There is little doubt that the short term risk model has dampened volatility, as has the growth of the retail punter who wants to take a profit when they see one, and this has brought us to a new market paradigm where the market either doesn’t move much on unexpected or unscheduled events because either the big risk takers aren’t there or people are quick to take profit…or they move a huge amount and no-one stands in the way of the runaway truck.
Although I know certain authorities would like their cake and eat it, they have the choice between a generally quieter market with fewer 200 point moves on fundamental shifts in the political or macro environment, but more flash crashes; or they accept a busier day-to-day market, with less, or no, flash events. It’s an intriguing question and I would be keen to hear views on it – I think I know where I stand but it is yet another grey area when it comes to the market structure.
I did want to highlight one very positive outcome from Monday’s price action – my sources tell me that depth of book was good, and this also helped to dampen volatility following the resignations. There are clients out there who do not care about market direction or timing, they care about being hedged and, occasionally, the level at which this occurs, and their orders are in the public market.
This is hard evidence of the impact of both the internal reviews at banks following the chat room scandal, as well as the implementation of the FX Global Code. LPs, typically the banks, are now putting their customers’ orders into the public market, rather than hold them themselves. This is creating a depth of book and the sources tell me that often in a mean reverting market these orders are filled, the market bounces back, and the bank concerned has a very happy customer. This is a positive of the Global Code and the push for segregated order books or desks – the lack of discretion means that customers get fair fills, and the public market gets more liquidity (and data) to feed off.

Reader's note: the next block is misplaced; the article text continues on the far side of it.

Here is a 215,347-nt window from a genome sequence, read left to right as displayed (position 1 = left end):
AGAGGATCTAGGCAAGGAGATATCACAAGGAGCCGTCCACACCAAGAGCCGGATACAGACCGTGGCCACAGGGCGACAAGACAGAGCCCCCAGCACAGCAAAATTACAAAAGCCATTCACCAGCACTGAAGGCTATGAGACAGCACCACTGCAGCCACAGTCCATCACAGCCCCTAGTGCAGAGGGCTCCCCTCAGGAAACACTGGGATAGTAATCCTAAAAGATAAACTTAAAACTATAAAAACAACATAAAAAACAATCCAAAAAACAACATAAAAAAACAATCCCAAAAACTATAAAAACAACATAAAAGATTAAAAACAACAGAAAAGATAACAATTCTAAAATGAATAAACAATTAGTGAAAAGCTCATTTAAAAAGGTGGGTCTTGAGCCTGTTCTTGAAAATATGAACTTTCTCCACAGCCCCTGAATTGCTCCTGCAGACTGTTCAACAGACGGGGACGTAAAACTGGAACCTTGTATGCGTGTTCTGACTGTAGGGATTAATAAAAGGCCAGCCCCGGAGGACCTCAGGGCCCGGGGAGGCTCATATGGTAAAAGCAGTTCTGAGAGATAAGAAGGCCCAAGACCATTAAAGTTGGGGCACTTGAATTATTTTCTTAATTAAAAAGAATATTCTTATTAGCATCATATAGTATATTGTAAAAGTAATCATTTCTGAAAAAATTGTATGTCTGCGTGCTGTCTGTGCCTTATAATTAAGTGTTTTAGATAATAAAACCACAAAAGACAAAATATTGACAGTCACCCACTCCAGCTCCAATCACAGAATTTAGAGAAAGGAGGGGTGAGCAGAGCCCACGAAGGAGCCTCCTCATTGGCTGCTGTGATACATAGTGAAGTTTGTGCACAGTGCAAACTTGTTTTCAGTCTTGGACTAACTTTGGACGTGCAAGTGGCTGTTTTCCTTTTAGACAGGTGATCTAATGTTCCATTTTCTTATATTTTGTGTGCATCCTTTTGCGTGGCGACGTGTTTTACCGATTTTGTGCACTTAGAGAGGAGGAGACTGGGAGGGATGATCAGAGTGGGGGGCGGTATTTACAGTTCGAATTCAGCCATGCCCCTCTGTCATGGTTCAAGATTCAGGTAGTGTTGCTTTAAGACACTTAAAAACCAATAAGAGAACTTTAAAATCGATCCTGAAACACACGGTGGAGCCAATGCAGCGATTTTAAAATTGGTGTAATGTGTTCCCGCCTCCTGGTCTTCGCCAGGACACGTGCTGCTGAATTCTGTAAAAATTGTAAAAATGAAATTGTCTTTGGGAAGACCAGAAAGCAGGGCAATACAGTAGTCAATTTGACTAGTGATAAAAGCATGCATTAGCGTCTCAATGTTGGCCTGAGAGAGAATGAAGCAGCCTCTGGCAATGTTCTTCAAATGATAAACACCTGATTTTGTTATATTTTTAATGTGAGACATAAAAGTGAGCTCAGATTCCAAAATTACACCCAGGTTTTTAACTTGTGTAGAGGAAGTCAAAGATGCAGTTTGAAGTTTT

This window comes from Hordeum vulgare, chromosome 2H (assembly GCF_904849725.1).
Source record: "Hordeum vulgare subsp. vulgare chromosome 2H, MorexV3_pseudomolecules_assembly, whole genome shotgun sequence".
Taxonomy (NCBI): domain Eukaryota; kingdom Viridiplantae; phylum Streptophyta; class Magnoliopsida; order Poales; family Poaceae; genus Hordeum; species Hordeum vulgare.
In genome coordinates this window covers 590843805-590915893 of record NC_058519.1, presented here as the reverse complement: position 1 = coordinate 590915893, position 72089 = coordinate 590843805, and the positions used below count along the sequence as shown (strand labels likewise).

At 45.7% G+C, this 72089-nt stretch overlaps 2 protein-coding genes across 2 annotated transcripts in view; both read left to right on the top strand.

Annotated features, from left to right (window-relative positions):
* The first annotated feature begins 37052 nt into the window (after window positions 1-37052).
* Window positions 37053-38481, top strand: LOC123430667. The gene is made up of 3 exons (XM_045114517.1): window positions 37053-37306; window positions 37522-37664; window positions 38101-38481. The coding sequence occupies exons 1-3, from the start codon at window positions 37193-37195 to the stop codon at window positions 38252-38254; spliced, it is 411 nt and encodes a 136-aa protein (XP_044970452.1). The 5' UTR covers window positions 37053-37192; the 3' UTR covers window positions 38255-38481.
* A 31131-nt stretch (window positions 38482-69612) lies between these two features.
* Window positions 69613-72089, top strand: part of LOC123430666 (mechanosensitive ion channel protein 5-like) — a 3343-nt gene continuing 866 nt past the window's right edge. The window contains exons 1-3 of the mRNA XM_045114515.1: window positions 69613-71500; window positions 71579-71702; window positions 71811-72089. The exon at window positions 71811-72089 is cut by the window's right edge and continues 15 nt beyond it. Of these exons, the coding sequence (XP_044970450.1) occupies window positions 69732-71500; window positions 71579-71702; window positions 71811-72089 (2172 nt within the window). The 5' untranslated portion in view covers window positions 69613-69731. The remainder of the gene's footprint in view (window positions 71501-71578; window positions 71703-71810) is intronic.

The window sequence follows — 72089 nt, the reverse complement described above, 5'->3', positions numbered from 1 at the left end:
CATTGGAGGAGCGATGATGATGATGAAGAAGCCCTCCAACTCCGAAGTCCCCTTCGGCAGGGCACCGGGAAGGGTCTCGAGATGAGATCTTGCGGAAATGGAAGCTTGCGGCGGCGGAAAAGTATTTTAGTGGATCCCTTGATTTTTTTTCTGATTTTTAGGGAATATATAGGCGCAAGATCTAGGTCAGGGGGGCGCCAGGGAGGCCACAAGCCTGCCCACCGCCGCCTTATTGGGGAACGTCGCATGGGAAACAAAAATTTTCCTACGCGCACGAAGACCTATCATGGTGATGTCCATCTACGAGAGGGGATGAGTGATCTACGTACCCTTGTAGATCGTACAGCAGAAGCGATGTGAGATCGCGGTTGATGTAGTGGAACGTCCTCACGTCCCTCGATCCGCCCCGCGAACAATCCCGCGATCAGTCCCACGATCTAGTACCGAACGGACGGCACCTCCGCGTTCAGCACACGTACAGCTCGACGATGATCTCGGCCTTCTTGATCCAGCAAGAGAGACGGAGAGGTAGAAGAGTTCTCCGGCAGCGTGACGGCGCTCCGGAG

I do have to note, of course, that it didn’t take too much messaging to find a player with a story to tell of a customer complaining about a fill at 40, for example, when the market dropped sharply to 20, but some people just can’t be pleased (the market probably bounced back above their level as well!)
One cynic did suggest that one of my Tweets hit the nail on the head on Monday morning in Asia – I may have suggested that no-one try to sell Cable using an algo, we know what happened last time – and that people were genuinely afraid of triggering another flash crash; I don’t buy that, however.
Whichever way you look at it, the entire event gave an interesting insight into how things work now. Even if you are a trader who likes to trade in the direction of the news you have either to be in it very quickly and for a very short time (and in size) or you have to have patience (and a strong constitution occasionally). The latter has all the characteristics of a trend follower, but as results seem to show, this strategy rarely works well these days.
We hear a lot about machine learning nowadays and it would be interesting to see if this process picked up on these nuances in the market when picking a strategy. I am doubtful, for it seems to me that any time computers are part of the decision making process, logic dictates taking the easiest route to profit. In today’s FX market that is see a gain in the short term and take it, and then reset. It may not be a bad strategy, but it is radically different to that used two decades or more ago.